US 2894390 A
Description (OCR text may contain errors)
July 14, 1959 w. TALBOT LIQUID LEVEL SENSING MEANS Filed Aug. 20, 1954 INVENTOR WARREN TALBOT ATTORNEY O 3 0 a a T R I T E N E W W W m I W m 0 E\\\\\\ 8 W v\ 4 I l I nl 5L United States Patent G 2,894,396 LIQUID LEVEL SENSING MEANS Warren Talbot, Columbia Heights, Minn, assignor to Minneapolis-Honeywell Regulator Company, Minna apolis, Minn, a corporation of Delaware Application August 20, 1954, Serial No. 451,273
1 Claim. (Cl. 73-295) element is connected to an electrical network, generally .a resistance bridge in the form of a Wheatstone bridge.
Electrical energy is thereby applied to the resistance probe .and, due to the electrical current flowing through the probe, the probe is heated to a temperature depending -upon the environment in which the probe is placed. The 'probe is adapted to be positioned in a container of fluid and the temperature of the probe will be determined by 'the height of the fluid in the container. In other words,
when the probe is completely immersed in fluid the heat generated by current flowing through the probe will be carried away more readily than when the probe is not immersed in fluid. The temperature and therefor the resistance value of the probe will vary in accordance with the amount of fluid in the container. It is of course understood that a resistance probe of this type must have a temperature coefiicient of resistance which is other than zero. Therefore, the resistance value which the resistance probe presents in a Wheatstone bridge is determined by the temperature of the resistance probe.
It is an object of the present invention to provide a characterized resistance probe for use in a hot wire type liquid level gage.
It is a further object of the present invention to provide a resistance probe having a temperature coefiicient of resistance other than zero and having incremental changes of resistance throughout the length of the probe which vary in accordance with the cross-sectional area of a container in which the probe is positioned.
It is a further object of the present invention to pro- ,k' yide an improved control apparatus utilizing a resistance bridge for liquid level measurement and having a resistance probe whose cross-sectional area varies as a function of the cross-sectional area of the container in which the resistant probe is adapted to be positioned.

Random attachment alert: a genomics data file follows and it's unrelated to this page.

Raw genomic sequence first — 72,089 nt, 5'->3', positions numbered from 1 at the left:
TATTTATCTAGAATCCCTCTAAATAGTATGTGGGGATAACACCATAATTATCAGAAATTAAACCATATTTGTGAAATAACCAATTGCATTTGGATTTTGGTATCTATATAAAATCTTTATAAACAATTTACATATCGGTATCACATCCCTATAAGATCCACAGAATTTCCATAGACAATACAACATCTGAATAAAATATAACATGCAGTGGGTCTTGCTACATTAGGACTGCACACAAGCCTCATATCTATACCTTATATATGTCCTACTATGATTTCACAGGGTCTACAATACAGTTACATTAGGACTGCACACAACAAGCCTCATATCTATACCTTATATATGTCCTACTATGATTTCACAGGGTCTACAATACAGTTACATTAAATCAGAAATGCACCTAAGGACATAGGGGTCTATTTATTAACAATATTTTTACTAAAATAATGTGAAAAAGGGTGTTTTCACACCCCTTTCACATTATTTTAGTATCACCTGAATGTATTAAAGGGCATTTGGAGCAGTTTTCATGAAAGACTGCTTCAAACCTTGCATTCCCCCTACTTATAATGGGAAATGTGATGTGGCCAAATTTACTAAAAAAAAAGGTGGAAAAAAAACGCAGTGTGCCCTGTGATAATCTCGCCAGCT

These and other objects of the present invention will be apparent to those skilled in the art upon reference to the specification, claim, and drawings, of which:
Figure 1 is a representation of the improved control apparatus showing a Wheat-stone bridge incorporating the characterized resistance probe;
Figure 2 is a cross-sectional view of the resistance probe of Figure 1 along the line 22 of Figure 1;
Figure 3 is a showing of a modification of the resistance probe of Figure 1;
Figure 4 is a further modification of the resistance probe; and
Figure 5 is a cross-sectional View of the resistance probe of Figure 4 along the line 55 of Figure 4.
Referring specifically to Figure 1, the reference numeral 10 designates a tank or container which contains a fluid, such as fuel, the level of which is to be indicated. Mounted within the container 10 is a characterized resistance probe 11. This probe 11 may be mounted withing the container 10 in any conventional or convenient manner. In actual practice, probe 11 is a relatively thin conductor and displaces very little fluid in container 10. However, for purposes of explanation, probe 11 is shown very much larger with respect to container 10 than it actually is. The resistance probe 11 has a portion 12 and a lower portion 13. The cross-sectional area of the upper and lower portions of the resistance probe 11 are inversely proportional to the cross-sectional area of the upper and lower portions of the irregulator container 10. As shown in Figure 1, container 10, which is of uniform width, has an upper portion in which the cross-sectional area at any point in the upper portion is one-half of the cross-sectional area at any point in the lower portion of the container 10. Therefore, for this particular container the cross-sectional area of the upper portion 12 of resistance probe 11 would be twice the cross-sectional area of the lower portion 13.